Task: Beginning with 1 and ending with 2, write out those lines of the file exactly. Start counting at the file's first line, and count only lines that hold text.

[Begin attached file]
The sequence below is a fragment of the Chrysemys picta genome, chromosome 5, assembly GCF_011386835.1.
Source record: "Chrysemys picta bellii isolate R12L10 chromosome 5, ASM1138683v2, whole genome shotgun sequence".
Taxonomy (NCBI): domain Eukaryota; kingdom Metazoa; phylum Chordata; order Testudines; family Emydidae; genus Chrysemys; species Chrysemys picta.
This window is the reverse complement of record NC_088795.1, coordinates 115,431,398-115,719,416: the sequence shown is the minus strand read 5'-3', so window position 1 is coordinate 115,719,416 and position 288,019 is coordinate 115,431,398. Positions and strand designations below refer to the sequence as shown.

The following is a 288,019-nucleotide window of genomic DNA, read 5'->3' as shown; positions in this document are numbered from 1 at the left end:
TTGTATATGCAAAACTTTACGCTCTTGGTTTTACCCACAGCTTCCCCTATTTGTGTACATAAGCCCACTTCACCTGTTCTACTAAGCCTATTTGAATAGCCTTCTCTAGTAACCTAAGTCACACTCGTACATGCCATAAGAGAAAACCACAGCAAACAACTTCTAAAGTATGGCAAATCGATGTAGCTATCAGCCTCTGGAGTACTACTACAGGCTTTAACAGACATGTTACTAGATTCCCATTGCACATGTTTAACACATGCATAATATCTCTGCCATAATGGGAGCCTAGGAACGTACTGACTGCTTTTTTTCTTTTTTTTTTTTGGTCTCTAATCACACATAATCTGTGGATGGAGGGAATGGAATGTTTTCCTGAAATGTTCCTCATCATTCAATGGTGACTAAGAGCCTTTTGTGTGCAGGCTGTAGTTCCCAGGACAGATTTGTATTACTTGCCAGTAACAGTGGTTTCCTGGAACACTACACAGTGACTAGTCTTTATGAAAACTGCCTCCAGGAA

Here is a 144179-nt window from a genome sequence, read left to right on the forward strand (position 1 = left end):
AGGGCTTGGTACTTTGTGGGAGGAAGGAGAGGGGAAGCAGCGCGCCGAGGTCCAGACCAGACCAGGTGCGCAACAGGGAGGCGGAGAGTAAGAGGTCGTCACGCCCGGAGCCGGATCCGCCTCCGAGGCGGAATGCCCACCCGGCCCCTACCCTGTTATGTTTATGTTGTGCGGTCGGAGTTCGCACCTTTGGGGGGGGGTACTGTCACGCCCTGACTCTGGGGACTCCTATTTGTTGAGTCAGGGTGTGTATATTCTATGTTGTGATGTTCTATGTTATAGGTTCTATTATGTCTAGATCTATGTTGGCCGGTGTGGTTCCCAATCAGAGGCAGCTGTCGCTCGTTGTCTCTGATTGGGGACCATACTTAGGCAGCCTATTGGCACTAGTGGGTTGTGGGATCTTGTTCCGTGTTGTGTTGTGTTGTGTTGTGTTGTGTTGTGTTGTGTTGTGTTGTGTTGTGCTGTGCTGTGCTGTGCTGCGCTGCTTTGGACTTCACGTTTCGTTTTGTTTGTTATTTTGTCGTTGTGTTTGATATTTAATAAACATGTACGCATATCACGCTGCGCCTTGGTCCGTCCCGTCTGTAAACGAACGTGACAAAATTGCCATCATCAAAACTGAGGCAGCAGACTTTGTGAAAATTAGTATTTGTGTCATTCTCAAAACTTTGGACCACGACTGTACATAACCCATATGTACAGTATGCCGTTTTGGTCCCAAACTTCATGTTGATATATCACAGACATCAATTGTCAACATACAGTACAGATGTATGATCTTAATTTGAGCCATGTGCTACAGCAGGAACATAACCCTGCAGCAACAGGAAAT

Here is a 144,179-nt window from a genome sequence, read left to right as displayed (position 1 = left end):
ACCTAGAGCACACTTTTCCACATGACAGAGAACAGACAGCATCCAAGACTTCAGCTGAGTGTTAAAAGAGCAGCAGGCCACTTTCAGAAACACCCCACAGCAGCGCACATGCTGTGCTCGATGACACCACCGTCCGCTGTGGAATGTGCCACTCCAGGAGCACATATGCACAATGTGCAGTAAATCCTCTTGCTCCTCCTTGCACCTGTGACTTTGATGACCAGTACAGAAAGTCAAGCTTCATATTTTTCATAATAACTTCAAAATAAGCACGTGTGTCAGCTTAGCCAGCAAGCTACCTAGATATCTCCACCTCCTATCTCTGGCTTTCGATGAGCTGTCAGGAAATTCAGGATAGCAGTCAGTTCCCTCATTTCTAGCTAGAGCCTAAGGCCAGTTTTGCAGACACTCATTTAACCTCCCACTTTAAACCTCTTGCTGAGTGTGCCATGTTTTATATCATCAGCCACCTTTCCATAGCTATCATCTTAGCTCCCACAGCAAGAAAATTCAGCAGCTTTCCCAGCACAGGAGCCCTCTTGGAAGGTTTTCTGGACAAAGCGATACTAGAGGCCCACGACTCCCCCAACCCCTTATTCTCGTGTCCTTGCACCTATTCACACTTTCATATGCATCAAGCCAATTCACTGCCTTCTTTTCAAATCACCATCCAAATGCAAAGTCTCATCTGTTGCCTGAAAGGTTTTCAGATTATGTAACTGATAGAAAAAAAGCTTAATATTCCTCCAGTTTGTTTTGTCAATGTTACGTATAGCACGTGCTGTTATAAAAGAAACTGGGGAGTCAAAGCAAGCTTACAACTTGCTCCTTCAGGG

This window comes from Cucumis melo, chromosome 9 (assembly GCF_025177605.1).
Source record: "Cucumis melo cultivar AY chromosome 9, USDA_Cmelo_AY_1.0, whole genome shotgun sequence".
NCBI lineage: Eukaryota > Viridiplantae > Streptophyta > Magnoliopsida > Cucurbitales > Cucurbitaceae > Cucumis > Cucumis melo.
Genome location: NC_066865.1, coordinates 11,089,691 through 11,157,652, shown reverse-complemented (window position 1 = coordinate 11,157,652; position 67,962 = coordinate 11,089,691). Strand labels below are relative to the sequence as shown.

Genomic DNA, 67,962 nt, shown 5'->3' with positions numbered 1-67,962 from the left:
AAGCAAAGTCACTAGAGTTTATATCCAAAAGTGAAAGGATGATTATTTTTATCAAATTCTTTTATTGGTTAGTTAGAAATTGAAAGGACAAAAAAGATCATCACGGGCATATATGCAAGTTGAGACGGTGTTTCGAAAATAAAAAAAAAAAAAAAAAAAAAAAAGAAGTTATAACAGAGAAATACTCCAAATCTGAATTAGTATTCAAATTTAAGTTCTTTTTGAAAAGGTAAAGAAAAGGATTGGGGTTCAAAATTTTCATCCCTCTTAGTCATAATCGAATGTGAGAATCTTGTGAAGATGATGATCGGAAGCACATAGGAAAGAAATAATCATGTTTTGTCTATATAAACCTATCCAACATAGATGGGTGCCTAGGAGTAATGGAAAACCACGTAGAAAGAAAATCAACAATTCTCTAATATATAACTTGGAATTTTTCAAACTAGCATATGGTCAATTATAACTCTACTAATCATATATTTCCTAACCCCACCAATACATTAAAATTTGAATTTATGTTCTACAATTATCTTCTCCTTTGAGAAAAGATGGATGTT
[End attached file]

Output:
The sequence below is a fragment of the Chrysemys picta genome, chromosome 5, assembly GCF_011386835.1.
Source record: "Chrysemys picta bellii isolate R12L10 chromosome 5, ASM1138683v2, whole genome shotgun sequence".